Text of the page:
Shopping for a hotel isn’t all that different than buying an e-commerce product or even signing up for a new SaaS account. A place to stay for a few nights could easy reach $1,000+, so it’s not a no-brainer purchase like a Pencil Stylus from the FiftyThree example above. Turns out 81% of people looking up travel dates will end up abandoning their booking, and 19% will bounce if there’s not enough information. Further, people typically read 6-12 reviews prior to finalizing a reservation. How come? There’s a natural lead nurturing process that needs to take place prior to the conversion. You can’t always go straight for the hard sale. That’s why you engage socially. That’s why you create a blog. That’s why you combine SMS with other tactics to continually follow-up and build trust. Here, instead of forcing the user to go directly to a Book Now page, Airbnb provides alternative options. If you don’t take the first booking option, the second call-to-action shows similar listings to your original search query, and the third call-to-action features a value-building link to Airbnb’s Help Center, designed to build trust until you’re ready to take the plunge.
There is one reason, above all else, for why people abandon their cart. According to a study of 19,000 consumers, most online shoppers leave without making a purchase due to being “presented with unexpected costs.”
What’s the most common “unexpected cost” people see while going through checkout? Shipping. In this example, Nordstrom overcomes those objections multiple times.
First, the preview text at the top states, “Don’t forget that shipping and returns are free.” This text also shows up after the subject line when someone is browsing all of the emails in their inbox. Towards the bottom of the email they repeat this same message twice—right next to each other. On the left you have, “You can exchange and return online purchases in any of our stores.” And on the right, you’ve got, “Free Shipping. Free Returns. All the Time.” It’s the same objection-overcoming message repeated multiple times throughout a relatively short email. (Just in case there was any ambiguity.) Oh, and let’s not overlook that the rest of this email’s content is also personalized based on the products still sitting in your shopping cart. It’s an all-around excellent abandoned cart email.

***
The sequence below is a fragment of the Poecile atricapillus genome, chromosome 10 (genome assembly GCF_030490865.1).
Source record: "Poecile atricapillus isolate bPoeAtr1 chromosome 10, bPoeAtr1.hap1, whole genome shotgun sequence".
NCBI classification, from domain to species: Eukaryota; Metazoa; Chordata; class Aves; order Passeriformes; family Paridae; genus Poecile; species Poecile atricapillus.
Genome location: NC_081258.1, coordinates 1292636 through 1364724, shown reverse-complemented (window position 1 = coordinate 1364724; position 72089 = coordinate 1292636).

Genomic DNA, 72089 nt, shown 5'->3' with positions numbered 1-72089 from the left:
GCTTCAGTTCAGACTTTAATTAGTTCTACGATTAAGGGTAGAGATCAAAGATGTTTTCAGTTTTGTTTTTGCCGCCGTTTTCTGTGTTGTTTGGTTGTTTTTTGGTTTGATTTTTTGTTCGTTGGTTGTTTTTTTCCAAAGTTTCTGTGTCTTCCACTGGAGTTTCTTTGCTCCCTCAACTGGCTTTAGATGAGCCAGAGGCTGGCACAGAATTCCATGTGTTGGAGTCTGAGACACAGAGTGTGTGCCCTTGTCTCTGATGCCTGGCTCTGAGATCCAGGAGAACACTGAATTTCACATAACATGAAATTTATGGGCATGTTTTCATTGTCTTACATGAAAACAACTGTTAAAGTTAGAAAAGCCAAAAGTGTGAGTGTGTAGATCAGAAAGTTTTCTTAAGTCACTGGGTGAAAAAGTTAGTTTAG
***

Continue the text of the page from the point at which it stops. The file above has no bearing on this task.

There’s one thing you can count on with the checkout funnels on your website: more people will abandon the process rather than successfully complete it. That’s sobering. And kinda depressing on the surface. But it’s also the reality of living in an omni-channel marketing world. The good news is that there’s a plethora of techniques to bring people back and get them to finally purchase. Abandoned cart emails are among the most powerful techniques if you can time it right, leverage personalization, stand out, build trust, and overcome objections to purchasing. What abandoned cart tactics have won customers back for you? Please share in the comments.